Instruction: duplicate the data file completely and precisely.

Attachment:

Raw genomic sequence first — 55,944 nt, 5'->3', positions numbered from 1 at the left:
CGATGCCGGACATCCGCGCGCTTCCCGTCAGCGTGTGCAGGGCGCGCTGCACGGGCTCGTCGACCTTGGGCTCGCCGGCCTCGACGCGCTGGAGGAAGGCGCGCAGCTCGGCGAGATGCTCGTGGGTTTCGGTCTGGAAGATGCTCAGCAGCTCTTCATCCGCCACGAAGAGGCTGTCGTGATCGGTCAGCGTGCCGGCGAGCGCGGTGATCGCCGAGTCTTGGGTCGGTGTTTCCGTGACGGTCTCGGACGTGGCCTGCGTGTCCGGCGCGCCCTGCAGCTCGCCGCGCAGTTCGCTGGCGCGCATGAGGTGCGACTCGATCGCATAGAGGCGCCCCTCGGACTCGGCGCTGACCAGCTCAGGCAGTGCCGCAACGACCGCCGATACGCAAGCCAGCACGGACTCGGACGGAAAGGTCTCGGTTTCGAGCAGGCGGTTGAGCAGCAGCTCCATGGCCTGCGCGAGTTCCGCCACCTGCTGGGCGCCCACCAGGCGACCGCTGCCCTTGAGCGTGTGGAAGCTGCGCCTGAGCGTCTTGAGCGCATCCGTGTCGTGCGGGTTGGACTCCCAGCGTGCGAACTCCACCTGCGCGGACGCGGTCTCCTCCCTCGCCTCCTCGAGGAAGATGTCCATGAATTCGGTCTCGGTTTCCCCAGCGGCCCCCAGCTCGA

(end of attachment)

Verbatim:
Raw genomic sequence first — 55,944 nt, 5'->3', positions numbered from 1 at the left:
CGATGCCGGACATCCGCGCGCTTCCCGTCAGCGTGTGCAGGGCGCGCTGCACGGGCTCGTCGACCTTGGGCTCGCCGGCCTCGACGCGCTGGAGGAAGGCGCGCAGCTCGGCGAGATGCTCGTGGGTTTCGGTCTGGAAGATGCTCAGCAGCTCTTCATCCGCCACGAAGAGGCTGTCGTGATCGGTCAGCGTGCCGGCGAGCGCGGTGATCGCCGAGTCTTGGGTCGGTGTTTCCGTGACGGTCTCGGACGTGGCCTGCGTGTCCGGCGCGCCCTGCAGCTCGCCGCGCAGTTCGCTGGCGCGCATGAGGTGCGACTCGATCGCATAGAGGCGCCCCTCGGACTCGGCGCTGACCAGCTCAGGCAGTGCCGCAACGACCGCCGATACGCAAGCCAGCACGGACTCGGACGGAAAGGTCTCGGTTTCGAGCAGGCGGTTGAGCAGCAGCTCCATGGCCTGCGCGAGTTCCGCCACCTGCTGGGCGCCCACCAGGCGACCGCTGCCCTTGAGCGTGTGGAAGCTGCGCCTGAGCGTCTTGAGCGCATCCGTGTCGTGCGGGTTGGACTCCCAGCGTGCGAACTCCACCTGCGCGGACGCGGTCTCCTCCCTCGCCTCCTCGAGGAAGATGTCCATGAATTCGGTCTCGGTTTCCCCAGCGGCCCCCAGCTCGA